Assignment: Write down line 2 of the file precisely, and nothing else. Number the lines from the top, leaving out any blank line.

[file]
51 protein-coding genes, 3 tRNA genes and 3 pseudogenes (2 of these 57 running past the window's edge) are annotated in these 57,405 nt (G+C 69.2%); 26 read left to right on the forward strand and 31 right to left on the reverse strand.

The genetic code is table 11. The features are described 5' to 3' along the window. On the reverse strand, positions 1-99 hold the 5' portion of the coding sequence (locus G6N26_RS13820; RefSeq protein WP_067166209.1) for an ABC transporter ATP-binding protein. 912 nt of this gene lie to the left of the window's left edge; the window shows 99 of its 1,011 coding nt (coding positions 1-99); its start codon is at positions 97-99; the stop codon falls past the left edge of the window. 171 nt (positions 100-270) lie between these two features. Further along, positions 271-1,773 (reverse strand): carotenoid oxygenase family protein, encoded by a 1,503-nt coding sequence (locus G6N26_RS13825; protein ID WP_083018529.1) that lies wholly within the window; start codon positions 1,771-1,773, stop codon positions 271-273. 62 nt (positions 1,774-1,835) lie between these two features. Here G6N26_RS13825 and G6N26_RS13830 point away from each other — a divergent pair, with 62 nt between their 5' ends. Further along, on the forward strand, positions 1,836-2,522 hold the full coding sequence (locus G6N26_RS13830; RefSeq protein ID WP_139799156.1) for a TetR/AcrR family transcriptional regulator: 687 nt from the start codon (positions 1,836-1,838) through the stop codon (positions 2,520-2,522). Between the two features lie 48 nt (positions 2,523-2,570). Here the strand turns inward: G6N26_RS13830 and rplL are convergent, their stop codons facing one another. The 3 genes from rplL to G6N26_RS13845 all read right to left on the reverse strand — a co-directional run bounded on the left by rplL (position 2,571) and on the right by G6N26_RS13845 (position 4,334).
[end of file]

The genetic code is table 11. The features are described 5' to 3' along the window. On the reverse strand, positions 1-99 hold the 5' portion of the coding sequence (locus G6N26_RS13820; RefSeq protein WP_067166209.1) for an ABC transporter ATP-binding protein. 912 nt of this gene lie to the left of the window's left edge; the window shows 99 of its 1,011 coding nt (coding positions 1-99); its start codon is at positions 97-99; the stop codon falls past the left edge of the window. 171 nt (positions 100-270) lie between these two features. Further along, positions 271-1,773 (reverse strand): carotenoid oxygenase family protein, encoded by a 1,503-nt coding sequence (locus G6N26_RS13825; protein ID WP_083018529.1) that lies wholly within the window; start codon positions 1,771-1,773, stop codon positions 271-273. 62 nt (positions 1,774-1,835) lie between these two features. Here G6N26_RS13825 and G6N26_RS13830 point away from each other — a divergent pair, with 62 nt between their 5' ends. Further along, on the forward strand, positions 1,836-2,522 hold the full coding sequence (locus G6N26_RS13830; RefSeq protein ID WP_139799156.1) for a TetR/AcrR family transcriptional regulator: 687 nt from the start codon (positions 1,836-1,838) through the stop codon (positions 2,520-2,522). Between the two features lie 48 nt (positions 2,523-2,570). Here the strand turns inward: G6N26_RS13830 and rplL are convergent, their stop codons facing one another. The 3 genes from rplL to G6N26_RS13845 all read right to left on the reverse strand — a co-directional run bounded on the left by rplL (position 2,571) and on the right by G6N26_RS13845 (position 4,334).